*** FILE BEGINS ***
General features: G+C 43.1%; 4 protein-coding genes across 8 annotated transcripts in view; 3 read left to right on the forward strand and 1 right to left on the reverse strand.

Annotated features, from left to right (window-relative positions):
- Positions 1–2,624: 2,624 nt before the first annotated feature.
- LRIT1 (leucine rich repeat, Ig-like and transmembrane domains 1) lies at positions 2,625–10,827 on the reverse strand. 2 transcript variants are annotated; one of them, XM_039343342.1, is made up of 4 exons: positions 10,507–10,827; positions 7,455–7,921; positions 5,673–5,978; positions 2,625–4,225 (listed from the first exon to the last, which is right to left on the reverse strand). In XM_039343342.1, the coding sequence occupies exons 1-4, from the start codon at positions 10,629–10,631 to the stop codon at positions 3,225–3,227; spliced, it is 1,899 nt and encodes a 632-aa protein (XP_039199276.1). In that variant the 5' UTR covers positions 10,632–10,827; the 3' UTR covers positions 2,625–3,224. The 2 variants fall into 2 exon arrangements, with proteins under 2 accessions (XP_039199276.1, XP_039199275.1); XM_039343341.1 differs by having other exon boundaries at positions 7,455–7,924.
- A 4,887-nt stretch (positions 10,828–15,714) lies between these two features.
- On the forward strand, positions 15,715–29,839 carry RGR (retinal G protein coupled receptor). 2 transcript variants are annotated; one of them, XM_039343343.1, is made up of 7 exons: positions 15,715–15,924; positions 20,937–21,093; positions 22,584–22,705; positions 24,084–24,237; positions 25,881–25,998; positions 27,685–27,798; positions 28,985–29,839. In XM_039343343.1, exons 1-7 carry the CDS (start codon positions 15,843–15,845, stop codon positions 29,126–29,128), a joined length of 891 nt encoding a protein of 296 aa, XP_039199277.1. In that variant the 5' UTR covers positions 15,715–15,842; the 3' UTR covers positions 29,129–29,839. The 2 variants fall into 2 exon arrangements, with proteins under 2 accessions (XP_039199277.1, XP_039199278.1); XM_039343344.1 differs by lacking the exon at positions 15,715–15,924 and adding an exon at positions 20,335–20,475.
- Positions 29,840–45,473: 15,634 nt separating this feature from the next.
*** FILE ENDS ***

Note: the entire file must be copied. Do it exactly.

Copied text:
General features: G+C 43.1%; 4 protein-coding genes across 8 annotated transcripts in view; 3 read left to right on the forward strand and 1 right to left on the reverse strand.

Annotated features, from left to right (window-relative positions):
- Positions 1–2,624: 2,624 nt before the first annotated feature.
- LRIT1 (leucine rich repeat, Ig-like and transmembrane domains 1) lies at positions 2,625–10,827 on the reverse strand. 2 transcript variants are annotated; one of them, XM_039343342.1, is made up of 4 exons: positions 10,507–10,827; positions 7,455–7,921; positions 5,673–5,978; positions 2,625–4,225 (listed from the first exon to the last, which is right to left on the reverse strand). In XM_039343342.1, the coding sequence occupies exons 1-4, from the start codon at positions 10,629–10,631 to the stop codon at positions 3,225–3,227; spliced, it is 1,899 nt and encodes a 632-aa protein (XP_039199276.1). In that variant the 5' UTR covers positions 10,632–10,827; the 3' UTR covers positions 2,625–3,224. The 2 variants fall into 2 exon arrangements, with proteins under 2 accessions (XP_039199276.1, XP_039199275.1); XM_039343341.1 differs by having other exon boundaries at positions 7,455–7,924.
- A 4,887-nt stretch (positions 10,828–15,714) lies between these two features.
- On the forward strand, positions 15,715–29,839 carry RGR (retinal G protein coupled receptor). 2 transcript variants are annotated; one of them, XM_039343343.1, is made up of 7 exons: positions 15,715–15,924; positions 20,937–21,093; positions 22,584–22,705; positions 24,084–24,237; positions 25,881–25,998; positions 27,685–27,798; positions 28,985–29,839. In XM_039343343.1, exons 1-7 carry the CDS (start codon positions 15,843–15,845, stop codon positions 29,126–29,128), a joined length of 891 nt encoding a protein of 296 aa, XP_039199277.1. In that variant the 5' UTR covers positions 15,715–15,842; the 3' UTR covers positions 29,129–29,839. The 2 variants fall into 2 exon arrangements, with proteins under 2 accessions (XP_039199277.1, XP_039199278.1); XM_039343344.1 differs by lacking the exon at positions 15,715–15,924 and adding an exon at positions 20,335–20,475.
- Positions 29,840–45,473: 15,634 nt separating this feature from the next.